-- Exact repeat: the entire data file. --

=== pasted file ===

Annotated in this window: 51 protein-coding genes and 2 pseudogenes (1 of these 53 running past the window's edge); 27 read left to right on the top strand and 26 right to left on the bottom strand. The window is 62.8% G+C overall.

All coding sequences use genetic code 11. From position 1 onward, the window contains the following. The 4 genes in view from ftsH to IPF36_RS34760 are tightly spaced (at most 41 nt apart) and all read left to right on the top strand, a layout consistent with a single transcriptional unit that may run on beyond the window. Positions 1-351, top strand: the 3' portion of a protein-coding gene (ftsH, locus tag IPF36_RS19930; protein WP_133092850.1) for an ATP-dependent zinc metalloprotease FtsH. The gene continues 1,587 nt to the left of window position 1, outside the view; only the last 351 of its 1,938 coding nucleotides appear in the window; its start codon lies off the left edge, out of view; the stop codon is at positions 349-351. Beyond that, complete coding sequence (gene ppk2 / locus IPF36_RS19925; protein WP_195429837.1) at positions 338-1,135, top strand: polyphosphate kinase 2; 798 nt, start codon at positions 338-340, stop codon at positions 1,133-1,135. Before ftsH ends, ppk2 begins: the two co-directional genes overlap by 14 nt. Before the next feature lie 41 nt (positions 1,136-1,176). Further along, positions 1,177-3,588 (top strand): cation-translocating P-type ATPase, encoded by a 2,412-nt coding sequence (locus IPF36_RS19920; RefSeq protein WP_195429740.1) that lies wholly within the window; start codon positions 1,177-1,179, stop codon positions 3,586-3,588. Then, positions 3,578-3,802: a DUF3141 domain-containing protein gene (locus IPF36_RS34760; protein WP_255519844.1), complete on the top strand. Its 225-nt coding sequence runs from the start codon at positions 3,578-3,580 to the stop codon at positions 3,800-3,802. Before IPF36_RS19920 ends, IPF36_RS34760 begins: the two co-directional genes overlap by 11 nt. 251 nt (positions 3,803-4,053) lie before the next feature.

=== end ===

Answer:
Annotated in this window: 51 protein-coding genes and 2 pseudogenes (1 of these 53 running past the window's edge); 27 read left to right on the top strand and 26 right to left on the bottom strand. The window is 62.8% G+C overall.

All coding sequences use genetic code 11. From position 1 onward, the window contains the following. The 4 genes in view from ftsH to IPF36_RS34760 are tightly spaced (at most 41 nt apart) and all read left to right on the top strand, a layout consistent with a single transcriptional unit that may run on beyond the window. Positions 1-351, top strand: the 3' portion of a protein-coding gene (ftsH, locus tag IPF36_RS19930; protein WP_133092850.1) for an ATP-dependent zinc metalloprotease FtsH. The gene continues 1,587 nt to the left of window position 1, outside the view; only the last 351 of its 1,938 coding nucleotides appear in the window; its start codon lies off the left edge, out of view; the stop codon is at positions 349-351. Beyond that, complete coding sequence (gene ppk2 / locus IPF36_RS19925; protein WP_195429837.1) at positions 338-1,135, top strand: polyphosphate kinase 2; 798 nt, start codon at positions 338-340, stop codon at positions 1,133-1,135. Before ftsH ends, ppk2 begins: the two co-directional genes overlap by 14 nt. Before the next feature lie 41 nt (positions 1,136-1,176). Further along, positions 1,177-3,588 (top strand): cation-translocating P-type ATPase, encoded by a 2,412-nt coding sequence (locus IPF36_RS19920; RefSeq protein WP_195429740.1) that lies wholly within the window; start codon positions 1,177-1,179, stop codon positions 3,586-3,588. Then, positions 3,578-3,802: a DUF3141 domain-containing protein gene (locus IPF36_RS34760; protein WP_255519844.1), complete on the top strand. Its 225-nt coding sequence runs from the start codon at positions 3,578-3,580 to the stop codon at positions 3,800-3,802. Before IPF36_RS19920 ends, IPF36_RS34760 begins: the two co-directional genes overlap by 11 nt. 251 nt (positions 3,803-4,053) lie before the next feature.